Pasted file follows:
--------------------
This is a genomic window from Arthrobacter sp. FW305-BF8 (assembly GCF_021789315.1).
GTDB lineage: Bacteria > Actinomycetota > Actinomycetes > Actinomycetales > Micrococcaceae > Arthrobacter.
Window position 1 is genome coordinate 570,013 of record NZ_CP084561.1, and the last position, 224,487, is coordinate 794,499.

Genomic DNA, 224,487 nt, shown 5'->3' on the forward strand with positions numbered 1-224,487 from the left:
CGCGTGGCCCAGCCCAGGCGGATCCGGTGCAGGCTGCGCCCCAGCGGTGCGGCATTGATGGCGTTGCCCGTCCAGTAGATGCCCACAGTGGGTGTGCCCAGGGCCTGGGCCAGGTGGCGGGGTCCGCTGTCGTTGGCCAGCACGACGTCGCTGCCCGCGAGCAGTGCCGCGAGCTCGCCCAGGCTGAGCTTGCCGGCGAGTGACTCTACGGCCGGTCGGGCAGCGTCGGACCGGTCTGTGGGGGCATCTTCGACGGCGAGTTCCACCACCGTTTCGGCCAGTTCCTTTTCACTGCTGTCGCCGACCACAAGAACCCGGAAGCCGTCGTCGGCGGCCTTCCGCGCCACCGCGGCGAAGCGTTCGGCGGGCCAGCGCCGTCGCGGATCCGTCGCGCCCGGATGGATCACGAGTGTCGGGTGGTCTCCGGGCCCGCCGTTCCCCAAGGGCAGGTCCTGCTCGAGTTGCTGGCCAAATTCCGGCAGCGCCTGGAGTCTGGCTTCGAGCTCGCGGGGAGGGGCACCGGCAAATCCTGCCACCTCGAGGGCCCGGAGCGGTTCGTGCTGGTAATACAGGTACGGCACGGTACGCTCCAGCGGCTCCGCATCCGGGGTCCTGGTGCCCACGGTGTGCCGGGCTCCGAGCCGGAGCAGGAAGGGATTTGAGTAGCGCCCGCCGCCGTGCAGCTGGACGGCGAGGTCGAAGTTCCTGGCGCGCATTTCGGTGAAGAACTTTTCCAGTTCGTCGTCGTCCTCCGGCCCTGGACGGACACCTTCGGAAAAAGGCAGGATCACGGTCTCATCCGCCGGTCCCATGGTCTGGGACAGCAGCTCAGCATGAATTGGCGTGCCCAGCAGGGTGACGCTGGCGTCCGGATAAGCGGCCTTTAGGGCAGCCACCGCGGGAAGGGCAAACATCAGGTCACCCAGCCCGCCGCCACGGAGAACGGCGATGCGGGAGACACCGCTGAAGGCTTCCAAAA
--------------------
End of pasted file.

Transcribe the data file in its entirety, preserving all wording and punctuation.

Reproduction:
This is a genomic window from Arthrobacter sp. FW305-BF8 (assembly GCF_021789315.1).
GTDB lineage: Bacteria > Actinomycetota > Actinomycetes > Actinomycetales > Micrococcaceae > Arthrobacter.
Window position 1 is genome coordinate 570,013 of record NZ_CP084561.1, and the last position, 224,487, is coordinate 794,499.

Genomic DNA, 224,487 nt, shown 5'->3' on the forward strand with positions numbered 1-224,487 from the left:
CGCGTGGCCCAGCCCAGGCGGATCCGGTGCAGGCTGCGCCCCAGCGGTGCGGCATTGATGGCGTTGCCCGTCCAGTAGATGCCCACAGTGGGTGTGCCCAGGGCCTGGGCCAGGTGGCGGGGTCCGCTGTCGTTGGCCAGCACGACGTCGCTGCCCGCGAGCAGTGCCGCGAGCTCGCCCAGGCTGAGCTTGCCGGCGAGTGACTCTACGGCCGGTCGGGCAGCGTCGGACCGGTCTGTGGGGGCATCTTCGACGGCGAGTTCCACCACCGTTTCGGCCAGTTCCTTTTCACTGCTGTCGCCGACCACAAGAACCCGGAAGCCGTCGTCGGCGGCCTTCCGCGCCACCGCGGCGAAGCGTTCGGCGGGCCAGCGCCGTCGCGGATCCGTCGCGCCCGGATGGATCACGAGTGTCGGGTGGTCTCCGGGCCCGCCGTTCCCCAAGGGCAGGTCCTGCTCGAGTTGCTGGCCAAATTCCGGCAGCGCCTGGAGTCTGGCTTCGAGCTCGCGGGGAGGGGCACCGGCAAATCCTGCCACCTCGAGGGCCCGGAGCGGTTCGTGCTGGTAATACAGGTACGGCACGGTACGCTCCAGCGGCTCCGCATCCGGGGTCCTGGTGCCCACGGTGTGCCGGGCTCCGAGCCGGAGCAGGAAGGGATTTGAGTAGCGCCCGCCGCCGTGCAGCTGGACGGCGAGGTCGAAGTTCCTGGCGCGCATTTCGGTGAAGAACTTTTCCAGTTCGTCGTCGTCCTCCGGCCCTGGACGGACACCTTCGGAAAAAGGCAGGATCACGGTCTCATCCGCCGGTCCCATGGTCTGGGACAGCAGCTCAGCATGAATTGGCGTGCCCAGCAGGGTGACGCTGGCGTCCGGATAAGCGGCCTTTAGGGCAGCCACCGCGGGAAGGGCAAACATCAGGTCACCCAGCCCGCCGCCACGGAGAACGGCGATGCGGGAGACACCGCTGAAGGCTTCCAAAA